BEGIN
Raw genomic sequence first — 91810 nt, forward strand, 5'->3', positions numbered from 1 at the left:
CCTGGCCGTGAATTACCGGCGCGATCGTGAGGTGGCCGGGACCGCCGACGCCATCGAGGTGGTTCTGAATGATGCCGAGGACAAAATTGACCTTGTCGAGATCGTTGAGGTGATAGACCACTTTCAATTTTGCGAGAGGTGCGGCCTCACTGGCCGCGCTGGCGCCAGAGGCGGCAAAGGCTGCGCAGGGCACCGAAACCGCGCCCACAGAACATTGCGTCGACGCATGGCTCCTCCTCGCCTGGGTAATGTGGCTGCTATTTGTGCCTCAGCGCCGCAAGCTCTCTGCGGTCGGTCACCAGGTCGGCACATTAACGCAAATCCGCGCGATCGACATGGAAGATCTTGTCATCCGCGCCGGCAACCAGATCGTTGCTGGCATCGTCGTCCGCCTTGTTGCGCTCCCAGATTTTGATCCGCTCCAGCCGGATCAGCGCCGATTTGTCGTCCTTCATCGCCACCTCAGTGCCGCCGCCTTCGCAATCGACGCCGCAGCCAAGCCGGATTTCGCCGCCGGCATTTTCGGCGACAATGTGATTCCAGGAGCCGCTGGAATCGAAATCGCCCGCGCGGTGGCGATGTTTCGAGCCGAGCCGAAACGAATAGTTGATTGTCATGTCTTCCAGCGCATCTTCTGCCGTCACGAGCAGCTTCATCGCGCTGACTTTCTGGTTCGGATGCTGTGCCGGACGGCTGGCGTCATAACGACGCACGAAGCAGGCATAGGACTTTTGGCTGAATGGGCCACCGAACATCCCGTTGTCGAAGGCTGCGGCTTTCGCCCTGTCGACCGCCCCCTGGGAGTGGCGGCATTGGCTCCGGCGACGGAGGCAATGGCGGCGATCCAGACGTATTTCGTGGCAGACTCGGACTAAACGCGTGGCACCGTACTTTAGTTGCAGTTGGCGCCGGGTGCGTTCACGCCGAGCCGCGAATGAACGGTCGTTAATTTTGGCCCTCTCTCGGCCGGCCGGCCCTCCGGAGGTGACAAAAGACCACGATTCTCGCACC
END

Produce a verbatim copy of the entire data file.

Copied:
Raw genomic sequence first — 91810 nt, forward strand, 5'->3', positions numbered from 1 at the left:
CCTGGCCGTGAATTACCGGCGCGATCGTGAGGTGGCCGGGACCGCCGACGCCATCGAGGTGGTTCTGAATGATGCCGAGGACAAAATTGACCTTGTCGAGATCGTTGAGGTGATAGACCACTTTCAATTTTGCGAGAGGTGCGGCCTCACTGGCCGCGCTGGCGCCAGAGGCGGCAAAGGCTGCGCAGGGCACCGAAACCGCGCCCACAGAACATTGCGTCGACGCATGGCTCCTCCTCGCCTGGGTAATGTGGCTGCTATTTGTGCCTCAGCGCCGCAAGCTCTCTGCGGTCGGTCACCAGGTCGGCACATTAACGCAAATCCGCGCGATCGACATGGAAGATCTTGTCATCCGCGCCGGCAACCAGATCGTTGCTGGCATCGTCGTCCGCCTTGTTGCGCTCCCAGATTTTGATCCGCTCCAGCCGGATCAGCGCCGATTTGTCGTCCTTCATCGCCACCTCAGTGCCGCCGCCTTCGCAATCGACGCCGCAGCCAAGCCGGATTTCGCCGCCGGCATTTTCGGCGACAATGTGATTCCAGGAGCCGCTGGAATCGAAATCGCCCGCGCGGTGGCGATGTTTCGAGCCGAGCCGAAACGAATAGTTGATTGTCATGTCTTCCAGCGCATCTTCTGCCGTCACGAGCAGCTTCATCGCGCTGACTTTCTGGTTCGGATGCTGTGCCGGACGGCTGGCGTCATAACGACGCACGAAGCAGGCATAGGACTTTTGGCTGAATGGGCCACCGAACATCCCGTTGTCGAAGGCTGCGGCTTTCGCCCTGTCGACCGCCCCCTGGGAGTGGCGGCATTGGCTCCGGCGACGGAGGCAATGGCGGCGATCCAGACGTATTTCGTGGCAGACTCGGACTAAACGCGTGGCACCGTACTTTAGTTGCAGTTGGCGCCGGGTGCGTTCACGCCGAGCCGCGAATGAACGGTCGTTAATTTTGGCCCTCTCTCGGCCGGCCGGCCCTCCGGAGGTGACAAAAGACCACGATTCTCGCACC